No hurricane could yet destroy-
His burning ambition, his boundless joy.
So he left the isles of the Caribbees-
The sugar, rum, the cassia trees-
And sailed away to find his Fame-
Soon all the world would know his name.


But in the Grange in mother yearns-
And silently waits for his return-
Where cassias bloom 'neath the tropic sun-
In this land of Alexander Hamilton!



Monday, March 26, 2018

Pourquoi la France Compte


L'Amérique ne devrait pas laisser la France tomber au Globalisme et au Jihadisme



La France est comme un miroir à travers lequel nous (les Américains) pouvons nous voir. Nos deux cultures sont dissemblables mais complémentaire. Nous buvons de la bière; les Français boivent du vin. Nous sommes décontractés les Français sont formels. Nous vivons pour le travail alors que les Français vivent pour le plaisir. Nous prétendons comprendre les affaires de cœur tandis que les Français sont les maîtres incontestés en la matière. Ce qui ne fait que nous les aimer plus. Ou les comprendre moins. Et ainsi nous avons coexisté pendant 242 ans dans un état d'incompréhension mutuelle et d'épisodes d'admiration occasionnels. Parfois en même temps.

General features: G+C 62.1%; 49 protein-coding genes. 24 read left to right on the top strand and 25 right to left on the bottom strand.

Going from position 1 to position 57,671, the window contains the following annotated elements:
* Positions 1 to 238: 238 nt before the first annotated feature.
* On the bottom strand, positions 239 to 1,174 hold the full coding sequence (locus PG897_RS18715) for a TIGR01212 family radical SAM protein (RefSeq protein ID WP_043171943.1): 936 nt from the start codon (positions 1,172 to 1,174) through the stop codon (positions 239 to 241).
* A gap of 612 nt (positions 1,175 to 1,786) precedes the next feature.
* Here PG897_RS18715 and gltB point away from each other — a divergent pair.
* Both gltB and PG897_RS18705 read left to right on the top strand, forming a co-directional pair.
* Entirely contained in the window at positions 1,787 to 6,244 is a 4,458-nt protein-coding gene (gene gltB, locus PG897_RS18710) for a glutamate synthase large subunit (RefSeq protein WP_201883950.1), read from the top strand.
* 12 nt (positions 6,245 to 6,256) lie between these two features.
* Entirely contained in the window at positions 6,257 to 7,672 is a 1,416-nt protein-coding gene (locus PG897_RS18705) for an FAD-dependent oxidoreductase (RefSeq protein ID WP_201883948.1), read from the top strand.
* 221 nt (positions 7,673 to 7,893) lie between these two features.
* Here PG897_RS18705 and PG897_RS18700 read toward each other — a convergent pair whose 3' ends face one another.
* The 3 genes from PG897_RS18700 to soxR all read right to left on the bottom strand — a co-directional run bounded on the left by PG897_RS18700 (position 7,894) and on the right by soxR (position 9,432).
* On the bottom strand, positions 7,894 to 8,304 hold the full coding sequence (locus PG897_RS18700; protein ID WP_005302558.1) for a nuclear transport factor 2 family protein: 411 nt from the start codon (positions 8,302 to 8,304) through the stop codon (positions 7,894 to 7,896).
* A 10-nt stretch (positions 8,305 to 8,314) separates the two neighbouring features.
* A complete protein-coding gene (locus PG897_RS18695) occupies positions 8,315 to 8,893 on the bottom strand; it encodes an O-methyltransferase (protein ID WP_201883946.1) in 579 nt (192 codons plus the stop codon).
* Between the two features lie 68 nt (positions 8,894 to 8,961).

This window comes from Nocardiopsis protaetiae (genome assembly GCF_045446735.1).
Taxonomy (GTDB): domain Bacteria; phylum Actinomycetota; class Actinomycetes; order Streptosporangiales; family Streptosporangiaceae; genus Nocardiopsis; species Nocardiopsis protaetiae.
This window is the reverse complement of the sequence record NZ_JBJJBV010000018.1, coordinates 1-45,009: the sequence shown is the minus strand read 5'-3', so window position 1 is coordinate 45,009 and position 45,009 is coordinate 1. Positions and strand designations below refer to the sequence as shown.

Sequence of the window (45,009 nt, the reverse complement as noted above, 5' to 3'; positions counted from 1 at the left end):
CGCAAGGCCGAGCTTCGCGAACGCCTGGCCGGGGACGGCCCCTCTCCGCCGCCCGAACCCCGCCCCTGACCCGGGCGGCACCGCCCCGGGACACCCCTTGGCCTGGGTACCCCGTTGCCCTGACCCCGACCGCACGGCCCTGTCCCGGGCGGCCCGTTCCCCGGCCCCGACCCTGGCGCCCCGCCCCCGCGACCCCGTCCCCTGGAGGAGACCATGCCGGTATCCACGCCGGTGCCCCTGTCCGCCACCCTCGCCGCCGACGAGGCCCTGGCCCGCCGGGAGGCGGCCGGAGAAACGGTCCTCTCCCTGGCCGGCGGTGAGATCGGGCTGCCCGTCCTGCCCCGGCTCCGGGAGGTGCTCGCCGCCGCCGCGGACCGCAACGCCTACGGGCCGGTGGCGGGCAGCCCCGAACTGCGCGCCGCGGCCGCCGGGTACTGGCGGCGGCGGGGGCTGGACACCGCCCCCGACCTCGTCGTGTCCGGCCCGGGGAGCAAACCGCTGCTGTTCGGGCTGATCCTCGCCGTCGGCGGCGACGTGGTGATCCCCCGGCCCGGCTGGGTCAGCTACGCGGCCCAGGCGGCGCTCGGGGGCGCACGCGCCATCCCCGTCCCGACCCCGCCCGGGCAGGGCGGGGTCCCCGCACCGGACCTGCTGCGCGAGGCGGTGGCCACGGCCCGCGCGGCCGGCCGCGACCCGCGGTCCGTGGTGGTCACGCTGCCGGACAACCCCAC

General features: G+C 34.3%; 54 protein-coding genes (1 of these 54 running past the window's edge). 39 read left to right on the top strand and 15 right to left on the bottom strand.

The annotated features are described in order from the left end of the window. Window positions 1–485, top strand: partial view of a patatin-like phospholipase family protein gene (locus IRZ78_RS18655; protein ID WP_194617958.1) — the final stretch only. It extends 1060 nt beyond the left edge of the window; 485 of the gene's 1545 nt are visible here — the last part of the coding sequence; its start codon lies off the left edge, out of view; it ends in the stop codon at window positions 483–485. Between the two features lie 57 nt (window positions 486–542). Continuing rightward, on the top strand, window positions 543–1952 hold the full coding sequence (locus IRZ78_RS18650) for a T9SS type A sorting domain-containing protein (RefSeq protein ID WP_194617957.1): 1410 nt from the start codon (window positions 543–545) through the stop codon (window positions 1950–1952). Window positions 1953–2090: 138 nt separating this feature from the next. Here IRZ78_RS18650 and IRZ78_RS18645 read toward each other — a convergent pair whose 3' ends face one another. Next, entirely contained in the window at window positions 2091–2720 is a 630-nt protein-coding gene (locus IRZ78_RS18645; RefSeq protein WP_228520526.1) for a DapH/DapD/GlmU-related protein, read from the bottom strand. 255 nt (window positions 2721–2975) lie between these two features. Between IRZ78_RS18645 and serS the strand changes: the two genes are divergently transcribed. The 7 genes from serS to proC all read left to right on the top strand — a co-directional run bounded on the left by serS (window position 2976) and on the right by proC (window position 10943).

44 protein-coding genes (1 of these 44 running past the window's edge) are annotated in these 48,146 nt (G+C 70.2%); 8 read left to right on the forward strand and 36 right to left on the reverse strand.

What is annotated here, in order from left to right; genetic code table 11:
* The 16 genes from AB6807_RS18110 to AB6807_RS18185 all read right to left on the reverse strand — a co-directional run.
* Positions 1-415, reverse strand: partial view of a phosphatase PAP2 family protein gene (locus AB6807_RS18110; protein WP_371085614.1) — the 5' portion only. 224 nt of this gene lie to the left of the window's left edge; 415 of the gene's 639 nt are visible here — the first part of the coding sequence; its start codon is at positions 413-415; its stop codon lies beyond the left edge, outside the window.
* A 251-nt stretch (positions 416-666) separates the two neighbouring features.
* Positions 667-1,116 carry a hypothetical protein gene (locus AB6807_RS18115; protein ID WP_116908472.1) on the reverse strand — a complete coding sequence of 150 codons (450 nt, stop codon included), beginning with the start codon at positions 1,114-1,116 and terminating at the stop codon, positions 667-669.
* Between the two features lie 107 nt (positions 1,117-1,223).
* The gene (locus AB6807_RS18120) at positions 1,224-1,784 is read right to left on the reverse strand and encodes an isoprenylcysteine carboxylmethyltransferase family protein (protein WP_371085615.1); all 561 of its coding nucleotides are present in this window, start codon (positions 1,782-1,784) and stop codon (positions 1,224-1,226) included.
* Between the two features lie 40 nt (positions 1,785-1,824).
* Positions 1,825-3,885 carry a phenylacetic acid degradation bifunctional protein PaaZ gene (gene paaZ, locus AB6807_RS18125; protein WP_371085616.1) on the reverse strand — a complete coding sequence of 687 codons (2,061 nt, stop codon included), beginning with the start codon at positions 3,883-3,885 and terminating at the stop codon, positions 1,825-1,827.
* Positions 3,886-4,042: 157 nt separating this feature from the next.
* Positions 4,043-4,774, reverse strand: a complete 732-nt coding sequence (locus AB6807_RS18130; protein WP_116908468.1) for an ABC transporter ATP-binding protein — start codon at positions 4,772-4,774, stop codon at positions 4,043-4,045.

Comme vendredi dernier, lorsqu'un terroriste ayant des liens avec l'Etat islamique a détourné un véhicule dans le sud de la France, il a tué plusieurs personnes lorsqu'il a tiré sur des flics, puis pris des otages dans un supermarché avant d'être abattu. On apprit plus tard qu'un gendarme, le colonel Arnaud Beltrame, l'incarnation même de TOUT CE QUI EST BON ET VERTUEUX SUR LA FRANCE, s'offrit au tireur extrémiste en échange d'un otage et fut plus tard abattu à la gorge. On ne peut s'empêcher d'admirer la bravoure et le courage de ce gendarme en se grattant la tête devant la réaction du président français Macron, choqué, CHOQUÉ que le tireur ait acquis son arme dans un pays aux lois strictes sur les armes à feu. Peu importe que la France soit le troisième plus grand exportateur d'armes au monde, culminant avec une récente vente d'armes à l'Arabie Saoudite et aux Emirats Arabes Unis d'une valeur de 45 milliards d'euros (55,45 milliards de dollars). Les Américains se grattent la tête à cette obtuse française caractéristique: les criminels se moquent des lois sur les armes à feu.